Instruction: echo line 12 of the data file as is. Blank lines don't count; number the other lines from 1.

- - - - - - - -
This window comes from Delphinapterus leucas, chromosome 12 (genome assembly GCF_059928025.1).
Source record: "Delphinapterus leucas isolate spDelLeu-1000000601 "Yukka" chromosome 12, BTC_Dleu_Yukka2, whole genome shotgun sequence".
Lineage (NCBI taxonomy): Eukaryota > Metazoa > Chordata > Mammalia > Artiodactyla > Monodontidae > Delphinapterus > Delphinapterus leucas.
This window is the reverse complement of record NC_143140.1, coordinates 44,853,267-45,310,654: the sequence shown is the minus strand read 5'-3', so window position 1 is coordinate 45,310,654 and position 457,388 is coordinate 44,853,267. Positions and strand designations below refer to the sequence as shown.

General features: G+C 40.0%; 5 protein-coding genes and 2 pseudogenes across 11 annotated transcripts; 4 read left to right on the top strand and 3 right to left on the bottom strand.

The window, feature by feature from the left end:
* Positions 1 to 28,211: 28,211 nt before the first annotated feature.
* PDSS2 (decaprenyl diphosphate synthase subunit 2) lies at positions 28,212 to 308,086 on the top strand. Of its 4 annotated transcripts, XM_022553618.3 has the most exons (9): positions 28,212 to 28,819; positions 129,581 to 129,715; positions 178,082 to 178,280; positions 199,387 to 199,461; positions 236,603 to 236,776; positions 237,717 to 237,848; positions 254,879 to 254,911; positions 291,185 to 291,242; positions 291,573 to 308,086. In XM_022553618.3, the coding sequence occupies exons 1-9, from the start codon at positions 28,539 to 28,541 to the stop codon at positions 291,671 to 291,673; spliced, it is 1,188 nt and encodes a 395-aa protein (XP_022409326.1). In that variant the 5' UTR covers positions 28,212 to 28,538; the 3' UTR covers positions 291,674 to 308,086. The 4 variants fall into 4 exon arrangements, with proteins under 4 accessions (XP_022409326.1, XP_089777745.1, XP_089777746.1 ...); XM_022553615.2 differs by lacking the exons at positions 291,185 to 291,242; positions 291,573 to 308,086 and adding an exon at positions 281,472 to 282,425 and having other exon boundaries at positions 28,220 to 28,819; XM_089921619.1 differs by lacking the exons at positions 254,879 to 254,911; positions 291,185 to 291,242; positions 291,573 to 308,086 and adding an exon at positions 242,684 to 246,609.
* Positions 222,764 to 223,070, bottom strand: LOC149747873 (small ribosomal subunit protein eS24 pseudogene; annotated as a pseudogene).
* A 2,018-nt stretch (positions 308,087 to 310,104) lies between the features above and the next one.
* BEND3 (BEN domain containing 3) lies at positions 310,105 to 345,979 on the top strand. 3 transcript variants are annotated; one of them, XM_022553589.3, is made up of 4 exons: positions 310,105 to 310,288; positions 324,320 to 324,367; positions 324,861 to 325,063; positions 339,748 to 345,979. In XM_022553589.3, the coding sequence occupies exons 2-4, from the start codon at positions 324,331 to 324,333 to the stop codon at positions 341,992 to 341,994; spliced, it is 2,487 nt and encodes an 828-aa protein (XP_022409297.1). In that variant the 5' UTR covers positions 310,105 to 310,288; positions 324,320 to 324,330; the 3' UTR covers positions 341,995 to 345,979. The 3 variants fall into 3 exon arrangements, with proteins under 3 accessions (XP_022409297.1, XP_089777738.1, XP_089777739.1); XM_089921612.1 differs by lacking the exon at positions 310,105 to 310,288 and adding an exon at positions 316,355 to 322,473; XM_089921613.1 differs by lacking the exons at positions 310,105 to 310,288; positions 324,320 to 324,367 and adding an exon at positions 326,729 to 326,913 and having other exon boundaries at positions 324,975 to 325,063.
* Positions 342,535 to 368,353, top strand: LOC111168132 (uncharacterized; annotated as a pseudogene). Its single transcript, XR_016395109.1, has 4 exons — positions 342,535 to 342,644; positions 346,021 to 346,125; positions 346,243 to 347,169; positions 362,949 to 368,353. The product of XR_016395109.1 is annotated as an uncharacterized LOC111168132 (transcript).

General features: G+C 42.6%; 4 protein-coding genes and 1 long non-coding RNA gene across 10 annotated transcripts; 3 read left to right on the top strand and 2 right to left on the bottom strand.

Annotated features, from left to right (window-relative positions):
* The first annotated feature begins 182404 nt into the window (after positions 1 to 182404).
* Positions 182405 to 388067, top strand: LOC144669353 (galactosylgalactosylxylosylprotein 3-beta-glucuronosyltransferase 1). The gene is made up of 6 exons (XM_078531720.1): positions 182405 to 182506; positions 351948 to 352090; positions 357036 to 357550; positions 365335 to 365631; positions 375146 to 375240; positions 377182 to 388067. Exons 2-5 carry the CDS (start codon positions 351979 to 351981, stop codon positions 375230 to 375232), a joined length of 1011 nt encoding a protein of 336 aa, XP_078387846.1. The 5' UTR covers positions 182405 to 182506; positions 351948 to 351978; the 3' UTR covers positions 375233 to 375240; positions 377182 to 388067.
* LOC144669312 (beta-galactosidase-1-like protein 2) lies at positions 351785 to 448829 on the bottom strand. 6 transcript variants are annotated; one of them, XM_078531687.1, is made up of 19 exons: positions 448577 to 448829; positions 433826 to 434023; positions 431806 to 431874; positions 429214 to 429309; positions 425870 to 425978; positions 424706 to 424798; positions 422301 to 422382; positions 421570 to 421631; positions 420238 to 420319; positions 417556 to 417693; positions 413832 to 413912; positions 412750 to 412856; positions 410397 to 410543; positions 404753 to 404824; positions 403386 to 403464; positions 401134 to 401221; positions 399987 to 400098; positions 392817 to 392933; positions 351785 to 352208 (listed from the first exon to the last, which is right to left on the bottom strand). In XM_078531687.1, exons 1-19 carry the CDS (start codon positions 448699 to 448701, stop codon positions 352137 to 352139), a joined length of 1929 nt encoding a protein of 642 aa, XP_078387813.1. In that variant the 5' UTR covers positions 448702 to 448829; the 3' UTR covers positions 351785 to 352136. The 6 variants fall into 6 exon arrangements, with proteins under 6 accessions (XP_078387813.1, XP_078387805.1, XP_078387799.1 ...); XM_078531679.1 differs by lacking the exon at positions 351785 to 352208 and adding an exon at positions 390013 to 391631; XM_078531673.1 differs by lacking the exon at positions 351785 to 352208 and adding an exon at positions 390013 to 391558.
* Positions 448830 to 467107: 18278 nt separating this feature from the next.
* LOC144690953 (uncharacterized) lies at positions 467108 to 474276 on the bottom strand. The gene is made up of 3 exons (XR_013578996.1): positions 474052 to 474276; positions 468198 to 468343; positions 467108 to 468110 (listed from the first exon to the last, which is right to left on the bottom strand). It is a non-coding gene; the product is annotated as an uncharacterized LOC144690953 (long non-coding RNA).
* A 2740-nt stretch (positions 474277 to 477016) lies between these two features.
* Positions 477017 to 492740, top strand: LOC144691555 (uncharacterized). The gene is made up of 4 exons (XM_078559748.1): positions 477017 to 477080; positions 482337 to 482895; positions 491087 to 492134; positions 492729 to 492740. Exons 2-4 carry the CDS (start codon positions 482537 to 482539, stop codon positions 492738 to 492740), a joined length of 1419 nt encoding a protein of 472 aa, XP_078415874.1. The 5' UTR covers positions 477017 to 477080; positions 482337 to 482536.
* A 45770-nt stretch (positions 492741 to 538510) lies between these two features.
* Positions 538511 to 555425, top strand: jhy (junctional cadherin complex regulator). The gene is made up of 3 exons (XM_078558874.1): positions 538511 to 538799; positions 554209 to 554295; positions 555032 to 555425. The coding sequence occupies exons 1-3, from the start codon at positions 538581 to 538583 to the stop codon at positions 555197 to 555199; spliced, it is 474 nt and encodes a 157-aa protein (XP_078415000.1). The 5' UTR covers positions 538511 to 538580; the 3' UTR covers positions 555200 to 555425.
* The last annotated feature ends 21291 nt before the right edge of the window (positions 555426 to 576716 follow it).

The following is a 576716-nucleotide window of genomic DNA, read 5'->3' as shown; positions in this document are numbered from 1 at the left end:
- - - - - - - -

* Positions 342,535 to 368,353, top strand: LOC111168132 (uncharacterized; annotated as a pseudogene). Its single transcript, XR_016395109.1, has 4 exons — positions 342,535 to 342,644; positions 346,021 to 346,125; positions 346,243 to 347,169; positions 362,949 to 368,353. The product of XR_016395109.1 is annotated as an uncharacterized LOC111168132 (transcript).